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Class of 2024 Graduate Profile: Joseph Miller

March 20, 2024
Class of 2024 graduate Joseph Miller

Joseph Miller, who is about to graduate from the Heritage College of Osteopathic Medicine, grew up in Laurelville, Ohio. He graduated from Miami University with a double major in biology and premedical studies and a minor in ethics. He matched in neurology at The Ohio State University. His interests are in neuroimmunology and epilepsy, and he hopes to pursue a fellowship.

Q: What was your childhood like? Who were your inspirations? Was there anything critical that happened that brought you to this point in life? 

Joe Miller: As the second oldest of nine children who grew up in rural Ohio, there was always something fun to do from building forts on our land, riding motorcycles and playing baseball and football in our yard. I was homeschooled throughout the majority of my life and attended public school only for my high school years, so our summers were frequently spent working various construction jobs. As a child, I read a lot and watched movies. So, I think my biggest inspirational figures came from these settings. One of the figures that was especially meaningful to me was Vincent Freeman from the movie Gattaca. In the movie, Vincent comes from a disadvantaged identity compared to his competitors but has big dreams and wrestles with imposter syndrome throughout the movie. Regardless of his disadvantaged background, he achieves his dreams, and I think this reflects my journey in medicine to this point. 

What led you to medical school? 

I knew from an early age that I enjoyed helping others and had a passion for science of all sorts but especially for medical science. At an early age, my grandfather had a heart attack, and, since we were homeschooled, we were able to spend time at the hospital. His cardiologist explained the vascular system as a central train station with train tracks that ran throughout the body to deliver supplies to the rest of the body. This was fascinating to me as a young boy who was already interested in how the human body worked. I would say this was the integral moment where I decided to pursue medical school.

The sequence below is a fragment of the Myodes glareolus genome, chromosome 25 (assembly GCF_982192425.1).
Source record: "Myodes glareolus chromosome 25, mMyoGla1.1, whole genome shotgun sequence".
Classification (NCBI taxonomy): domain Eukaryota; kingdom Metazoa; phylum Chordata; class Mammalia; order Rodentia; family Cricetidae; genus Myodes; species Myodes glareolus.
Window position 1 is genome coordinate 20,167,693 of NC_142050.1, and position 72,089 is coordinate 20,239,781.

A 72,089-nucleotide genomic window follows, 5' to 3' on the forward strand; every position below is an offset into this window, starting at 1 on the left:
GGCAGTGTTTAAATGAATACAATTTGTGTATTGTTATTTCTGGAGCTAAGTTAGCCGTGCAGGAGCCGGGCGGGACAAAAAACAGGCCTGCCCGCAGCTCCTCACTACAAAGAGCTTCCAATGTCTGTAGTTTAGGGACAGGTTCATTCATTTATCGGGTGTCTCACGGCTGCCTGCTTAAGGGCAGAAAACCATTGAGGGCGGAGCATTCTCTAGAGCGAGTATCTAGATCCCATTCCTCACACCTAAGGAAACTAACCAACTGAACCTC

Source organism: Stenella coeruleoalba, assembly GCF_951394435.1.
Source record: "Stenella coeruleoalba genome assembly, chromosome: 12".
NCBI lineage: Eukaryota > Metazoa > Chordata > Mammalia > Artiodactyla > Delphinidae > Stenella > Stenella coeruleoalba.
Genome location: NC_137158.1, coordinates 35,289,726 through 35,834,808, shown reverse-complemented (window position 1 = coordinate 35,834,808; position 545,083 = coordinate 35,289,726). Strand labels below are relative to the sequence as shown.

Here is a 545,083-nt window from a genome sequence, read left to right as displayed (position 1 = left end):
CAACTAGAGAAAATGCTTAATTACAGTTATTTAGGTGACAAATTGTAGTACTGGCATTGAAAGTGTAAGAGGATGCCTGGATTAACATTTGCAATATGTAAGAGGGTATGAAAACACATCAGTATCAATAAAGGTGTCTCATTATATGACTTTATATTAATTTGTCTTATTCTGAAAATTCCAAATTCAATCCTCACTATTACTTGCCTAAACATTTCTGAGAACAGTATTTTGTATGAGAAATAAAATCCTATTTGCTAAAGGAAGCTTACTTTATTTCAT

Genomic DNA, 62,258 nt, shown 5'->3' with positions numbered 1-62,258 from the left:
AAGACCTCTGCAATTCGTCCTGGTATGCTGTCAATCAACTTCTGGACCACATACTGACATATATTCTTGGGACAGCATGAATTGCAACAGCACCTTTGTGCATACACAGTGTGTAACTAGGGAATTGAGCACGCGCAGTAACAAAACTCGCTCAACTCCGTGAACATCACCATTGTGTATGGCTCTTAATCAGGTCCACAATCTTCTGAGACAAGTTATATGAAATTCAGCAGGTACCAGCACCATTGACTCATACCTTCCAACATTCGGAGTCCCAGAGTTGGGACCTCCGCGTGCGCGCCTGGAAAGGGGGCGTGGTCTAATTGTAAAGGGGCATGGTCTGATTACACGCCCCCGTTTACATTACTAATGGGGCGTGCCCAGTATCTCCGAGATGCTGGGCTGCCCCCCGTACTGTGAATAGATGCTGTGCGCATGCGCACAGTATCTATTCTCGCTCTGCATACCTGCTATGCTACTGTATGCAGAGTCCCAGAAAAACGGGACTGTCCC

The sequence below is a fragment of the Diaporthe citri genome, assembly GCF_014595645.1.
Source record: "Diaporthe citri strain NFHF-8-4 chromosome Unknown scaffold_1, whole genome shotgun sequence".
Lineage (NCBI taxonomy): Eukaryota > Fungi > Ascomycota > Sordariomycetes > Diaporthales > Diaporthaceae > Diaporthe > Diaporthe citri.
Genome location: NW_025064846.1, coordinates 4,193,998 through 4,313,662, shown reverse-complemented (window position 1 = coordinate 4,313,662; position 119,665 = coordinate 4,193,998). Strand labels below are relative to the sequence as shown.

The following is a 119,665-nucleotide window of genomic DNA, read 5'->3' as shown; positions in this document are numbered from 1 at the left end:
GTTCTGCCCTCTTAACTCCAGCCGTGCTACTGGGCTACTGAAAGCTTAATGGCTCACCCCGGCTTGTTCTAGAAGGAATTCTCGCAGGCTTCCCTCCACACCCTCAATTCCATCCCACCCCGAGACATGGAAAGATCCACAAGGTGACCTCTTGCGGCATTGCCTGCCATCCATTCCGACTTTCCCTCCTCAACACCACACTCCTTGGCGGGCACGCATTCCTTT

What was the most impactful experience you had while in medical school? 

Early in my first year of medical school, I had my first tonic-clonic seizure and was subsequently diagnosed with temporal lobe epilepsy and a large arachnoid cyst. This complicated the first year of school as my neurologist and I worked on figuring out the correct combination of antiseizure medications and losing my driving privileges. Thankfully, there were multiple individuals at OUHCOM who were there to provide support when needed and were in my corner from the get-go. While this was a life-changing diagnosis, it was also a significant factor in why I found my passion for the field of neurology, and I look forward to caring for patients with similar conditions to my own in the future. 

What was the most important lesson you learned while in medical school? 

I would say that the most important lesson I learned in medical school is when to say no or not right now. Medical school and medicine are filled with opportunities to engage in new opportunities and pick up additional obligations; however, if these obligations aren’t in line with your true interests/passion and were instead accepted to pad a CV or due to feeling pressured, they may quickly add up and contribute to burnout. Instead, I found it very valuable to assess whether the opportunity was something that I was genuinely passionate about and whether I could contribute significantly to the position given my current obligations. If either of these were a no, I would politely decline as the opportunity would add additional stress and may interfere with my performance in other realms. 

Were you involved in research? If so, could you share more about what you worked on?